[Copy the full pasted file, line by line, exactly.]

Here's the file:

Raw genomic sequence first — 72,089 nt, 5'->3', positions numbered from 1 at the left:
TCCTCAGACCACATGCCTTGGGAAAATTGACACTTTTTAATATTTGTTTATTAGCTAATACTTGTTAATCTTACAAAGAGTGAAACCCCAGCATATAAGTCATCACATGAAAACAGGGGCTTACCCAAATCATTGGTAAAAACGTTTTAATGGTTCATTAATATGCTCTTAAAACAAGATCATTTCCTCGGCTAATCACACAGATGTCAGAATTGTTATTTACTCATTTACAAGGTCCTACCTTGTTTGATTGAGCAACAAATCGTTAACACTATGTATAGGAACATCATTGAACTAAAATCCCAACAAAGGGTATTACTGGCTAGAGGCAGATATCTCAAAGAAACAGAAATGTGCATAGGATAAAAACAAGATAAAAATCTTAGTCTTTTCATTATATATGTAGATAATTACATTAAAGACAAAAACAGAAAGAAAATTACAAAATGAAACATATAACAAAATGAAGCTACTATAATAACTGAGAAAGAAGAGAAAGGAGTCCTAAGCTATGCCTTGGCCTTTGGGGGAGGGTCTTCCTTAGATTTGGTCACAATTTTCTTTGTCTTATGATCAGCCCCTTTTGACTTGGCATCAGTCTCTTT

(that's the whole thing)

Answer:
Raw genomic sequence first — 72,089 nt, 5'->3', positions numbered from 1 at the left:
TCCTCAGACCACATGCCTTGGGAAAATTGACACTTTTTAATATTTGTTTATTAGCTAATACTTGTTAATCTTACAAAGAGTGAAACCCCAGCATATAAGTCATCACATGAAAACAGGGGCTTACCCAAATCATTGGTAAAAACGTTTTAATGGTTCATTAATATGCTCTTAAAACAAGATCATTTCCTCGGCTAATCACACAGATGTCAGAATTGTTATTTACTCATTTACAAGGTCCTACCTTGTTTGATTGAGCAACAAATCGTTAACACTATGTATAGGAACATCATTGAACTAAAATCCCAACAAAGGGTATTACTGGCTAGAGGCAGATATCTCAAAGAAACAGAAATGTGCATAGGATAAAAACAAGATAAAAATCTTAGTCTTTTCATTATATATGTAGATAATTACATTAAAGACAAAAACAGAAAGAAAATTACAAAATGAAACATATAACAAAATGAAGCTACTATAATAACTGAGAAAGAAGAGAAAGGAGTCCTAAGCTATGCCTTGGCCTTTGGGGGAGGGTCTTCCTTAGATTTGGTCACAATTTTCTTTGTCTTATGATCAGCCCCTTTTGACTTGGCATCAGTCTCTTT